More promises made
In 1887, local architect George P. Washburn announced that he was hired to furnish plans and oversee construction of the new depot. The Atchison, Topeka & Santa Fe, parent company of the Southern Kansas, promised construction would resume in 1888, but Ottawans were skeptical.
George P. Washburn, Architect
Civil War veteran George Washburn (1846-1922) moved to Ottawa in 1879. He first found work as a carpenter on the Hamblin Block on the northeast corner of 2nd and Main streets in Ottawa. Soon, he was designing and building courthouses, churches, stores, train depots, and hundreds of residences. This depot and the courthouse are two of Washburn’s most prominent buildings in Franklin County.
“The…new depot pleases more and more as it nears completion”
Three years after the foundation was first excavated, construction resumed on the depot. Meanwhile, the AT&SF decided to built a more substantial structure out of limestone from Cowley County, Kansas, instead of brick called for in the original plans.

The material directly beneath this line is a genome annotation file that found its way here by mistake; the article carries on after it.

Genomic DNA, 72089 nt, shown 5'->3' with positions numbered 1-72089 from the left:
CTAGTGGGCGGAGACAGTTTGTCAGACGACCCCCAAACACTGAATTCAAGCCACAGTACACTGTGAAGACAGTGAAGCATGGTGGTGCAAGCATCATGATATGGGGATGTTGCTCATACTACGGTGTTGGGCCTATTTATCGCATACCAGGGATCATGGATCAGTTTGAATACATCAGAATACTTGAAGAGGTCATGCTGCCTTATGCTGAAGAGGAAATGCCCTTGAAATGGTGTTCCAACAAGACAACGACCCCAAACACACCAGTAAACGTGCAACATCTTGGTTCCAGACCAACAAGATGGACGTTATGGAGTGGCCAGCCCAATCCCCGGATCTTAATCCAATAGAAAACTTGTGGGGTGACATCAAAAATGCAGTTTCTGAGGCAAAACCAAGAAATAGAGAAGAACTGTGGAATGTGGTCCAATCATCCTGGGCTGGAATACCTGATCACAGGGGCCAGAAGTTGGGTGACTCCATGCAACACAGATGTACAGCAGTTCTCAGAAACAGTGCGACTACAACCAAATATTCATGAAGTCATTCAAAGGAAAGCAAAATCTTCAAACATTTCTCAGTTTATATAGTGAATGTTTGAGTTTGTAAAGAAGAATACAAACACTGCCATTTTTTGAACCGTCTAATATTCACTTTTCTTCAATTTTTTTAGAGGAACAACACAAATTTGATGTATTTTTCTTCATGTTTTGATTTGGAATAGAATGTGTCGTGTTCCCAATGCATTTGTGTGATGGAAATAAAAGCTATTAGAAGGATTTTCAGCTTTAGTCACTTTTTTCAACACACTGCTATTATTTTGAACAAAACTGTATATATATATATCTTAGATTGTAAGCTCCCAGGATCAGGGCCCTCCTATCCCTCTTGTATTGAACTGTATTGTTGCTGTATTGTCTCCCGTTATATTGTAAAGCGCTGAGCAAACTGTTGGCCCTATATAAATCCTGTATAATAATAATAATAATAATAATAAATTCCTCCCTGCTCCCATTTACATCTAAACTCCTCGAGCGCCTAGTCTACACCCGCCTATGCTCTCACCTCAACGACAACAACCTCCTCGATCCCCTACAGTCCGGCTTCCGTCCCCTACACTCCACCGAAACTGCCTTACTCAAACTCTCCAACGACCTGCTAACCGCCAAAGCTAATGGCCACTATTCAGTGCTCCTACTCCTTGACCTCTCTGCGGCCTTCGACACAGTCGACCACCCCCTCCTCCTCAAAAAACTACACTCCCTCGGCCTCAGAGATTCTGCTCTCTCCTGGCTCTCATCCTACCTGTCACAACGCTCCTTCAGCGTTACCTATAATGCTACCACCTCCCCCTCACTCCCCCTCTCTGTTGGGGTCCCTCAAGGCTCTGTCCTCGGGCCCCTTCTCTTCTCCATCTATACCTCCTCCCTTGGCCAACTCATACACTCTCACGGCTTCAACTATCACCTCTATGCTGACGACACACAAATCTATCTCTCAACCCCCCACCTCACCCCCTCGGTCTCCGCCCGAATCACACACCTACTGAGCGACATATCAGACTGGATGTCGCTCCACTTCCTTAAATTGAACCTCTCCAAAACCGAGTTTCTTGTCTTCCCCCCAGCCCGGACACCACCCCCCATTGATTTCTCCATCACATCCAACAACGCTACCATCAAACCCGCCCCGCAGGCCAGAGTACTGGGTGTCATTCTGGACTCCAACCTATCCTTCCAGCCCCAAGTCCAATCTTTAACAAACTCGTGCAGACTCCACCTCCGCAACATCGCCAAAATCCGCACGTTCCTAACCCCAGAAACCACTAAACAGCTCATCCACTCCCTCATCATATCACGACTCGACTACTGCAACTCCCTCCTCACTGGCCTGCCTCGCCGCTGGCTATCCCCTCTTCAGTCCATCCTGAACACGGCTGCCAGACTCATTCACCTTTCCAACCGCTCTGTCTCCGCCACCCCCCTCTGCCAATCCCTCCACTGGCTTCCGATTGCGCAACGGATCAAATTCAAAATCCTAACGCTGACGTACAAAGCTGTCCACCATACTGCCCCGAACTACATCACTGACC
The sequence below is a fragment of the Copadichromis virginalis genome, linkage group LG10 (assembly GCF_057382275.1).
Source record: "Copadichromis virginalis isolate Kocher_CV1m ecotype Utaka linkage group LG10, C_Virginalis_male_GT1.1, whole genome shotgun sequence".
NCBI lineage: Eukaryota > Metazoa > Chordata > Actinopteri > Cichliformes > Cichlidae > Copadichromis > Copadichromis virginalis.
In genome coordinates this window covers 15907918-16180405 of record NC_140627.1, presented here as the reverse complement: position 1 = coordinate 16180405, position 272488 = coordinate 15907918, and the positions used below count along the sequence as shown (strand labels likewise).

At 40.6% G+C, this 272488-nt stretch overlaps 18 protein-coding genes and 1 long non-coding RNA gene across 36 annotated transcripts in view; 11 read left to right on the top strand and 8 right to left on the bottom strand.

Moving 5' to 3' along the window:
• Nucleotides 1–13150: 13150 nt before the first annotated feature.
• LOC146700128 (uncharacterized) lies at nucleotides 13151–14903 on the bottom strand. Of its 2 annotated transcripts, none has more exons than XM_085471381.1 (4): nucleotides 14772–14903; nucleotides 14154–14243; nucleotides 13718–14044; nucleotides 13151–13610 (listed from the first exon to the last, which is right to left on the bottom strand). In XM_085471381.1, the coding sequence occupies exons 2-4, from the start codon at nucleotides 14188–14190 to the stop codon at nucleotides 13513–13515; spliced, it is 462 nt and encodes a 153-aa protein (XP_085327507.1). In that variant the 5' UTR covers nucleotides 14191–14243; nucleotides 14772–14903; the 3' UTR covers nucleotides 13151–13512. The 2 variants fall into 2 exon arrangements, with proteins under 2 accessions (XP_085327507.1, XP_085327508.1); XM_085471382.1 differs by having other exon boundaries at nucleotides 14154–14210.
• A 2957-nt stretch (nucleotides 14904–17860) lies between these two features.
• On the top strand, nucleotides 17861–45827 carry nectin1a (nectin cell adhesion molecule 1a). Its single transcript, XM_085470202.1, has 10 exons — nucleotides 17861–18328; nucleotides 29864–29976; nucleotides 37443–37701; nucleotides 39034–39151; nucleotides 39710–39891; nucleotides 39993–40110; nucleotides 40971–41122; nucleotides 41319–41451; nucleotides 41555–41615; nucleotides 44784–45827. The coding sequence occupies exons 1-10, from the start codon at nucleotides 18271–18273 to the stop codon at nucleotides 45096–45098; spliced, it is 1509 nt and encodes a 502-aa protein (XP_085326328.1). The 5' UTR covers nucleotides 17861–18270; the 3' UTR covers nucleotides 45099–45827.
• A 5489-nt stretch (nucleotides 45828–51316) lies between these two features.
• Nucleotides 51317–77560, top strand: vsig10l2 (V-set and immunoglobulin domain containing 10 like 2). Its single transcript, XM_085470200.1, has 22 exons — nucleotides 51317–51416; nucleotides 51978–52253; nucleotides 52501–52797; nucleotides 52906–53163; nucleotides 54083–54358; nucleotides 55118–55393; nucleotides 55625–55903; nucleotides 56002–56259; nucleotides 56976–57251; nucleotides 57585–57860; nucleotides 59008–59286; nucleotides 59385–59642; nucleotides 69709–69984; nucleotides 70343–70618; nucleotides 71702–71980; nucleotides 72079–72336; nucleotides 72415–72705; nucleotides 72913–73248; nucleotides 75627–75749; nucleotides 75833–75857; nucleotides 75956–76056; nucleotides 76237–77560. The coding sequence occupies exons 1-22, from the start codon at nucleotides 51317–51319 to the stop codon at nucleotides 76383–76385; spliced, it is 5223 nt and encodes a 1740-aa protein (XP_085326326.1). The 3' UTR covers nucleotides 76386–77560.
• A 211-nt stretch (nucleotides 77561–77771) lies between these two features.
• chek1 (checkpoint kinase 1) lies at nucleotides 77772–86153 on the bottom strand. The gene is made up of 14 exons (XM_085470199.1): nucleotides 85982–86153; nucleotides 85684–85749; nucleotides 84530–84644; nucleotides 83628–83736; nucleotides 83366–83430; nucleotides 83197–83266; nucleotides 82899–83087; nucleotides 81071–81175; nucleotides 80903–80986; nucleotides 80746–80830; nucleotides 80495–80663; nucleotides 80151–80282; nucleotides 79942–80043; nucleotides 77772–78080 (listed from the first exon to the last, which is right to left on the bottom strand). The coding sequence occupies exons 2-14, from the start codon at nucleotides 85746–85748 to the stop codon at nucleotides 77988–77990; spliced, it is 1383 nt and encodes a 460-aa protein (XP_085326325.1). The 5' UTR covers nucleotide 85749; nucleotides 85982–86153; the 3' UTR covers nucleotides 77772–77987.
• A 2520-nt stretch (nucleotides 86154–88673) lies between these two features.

The local newspapers reported enthusiastically on the progress of the depot’s construction and highlighted local craftsmen working on the structure. Stonemason Sone Pierson, who supervised the stonework on many of Ottawa’s early buildings, personally selected the cornerstones. Irwin C. Brown plastered the walls. N. Nebelong completed the carpentry.
Men worked on plumbing, gas fitting, steam pipes, painting, roofing, and framing. On December 27, 1888, the Independent-Journal announced, “The new Santa Fe Depot will be finished this week, and occupied by next week at the farthest.”
In 1962, AT&SF opened a new depot at 1314 North Main, where the BNSF tracks are still in use today. The depot was in use until 1971, when Amtrak chose to discontinue passenger service to Ottawa.
Becoming a Museum
In 1962, the depot at 135 West Tecumseh was donated to the Franklin County Historical Society, which reopened the depot’s doors in 1963 as the Old Depot Museum. In 1996, the Franklin County Historical Society received an ISTEA grant, and the building underwent major rehabilitation before reopening in 1999.
The two-story museum includes exhibits on Native American tribes, the Pottawatomie Massacre, the exaggerated photography of William “Dad” Martin, local industry, and historic examples of daily life in Franklin County (a turn-of-the-century general store, farm kitchen, Victorian parlor, soda fountain). One entire room is dedicated to an HO-scale model railroad layout designed to replicate the sites of 1950s Franklin County.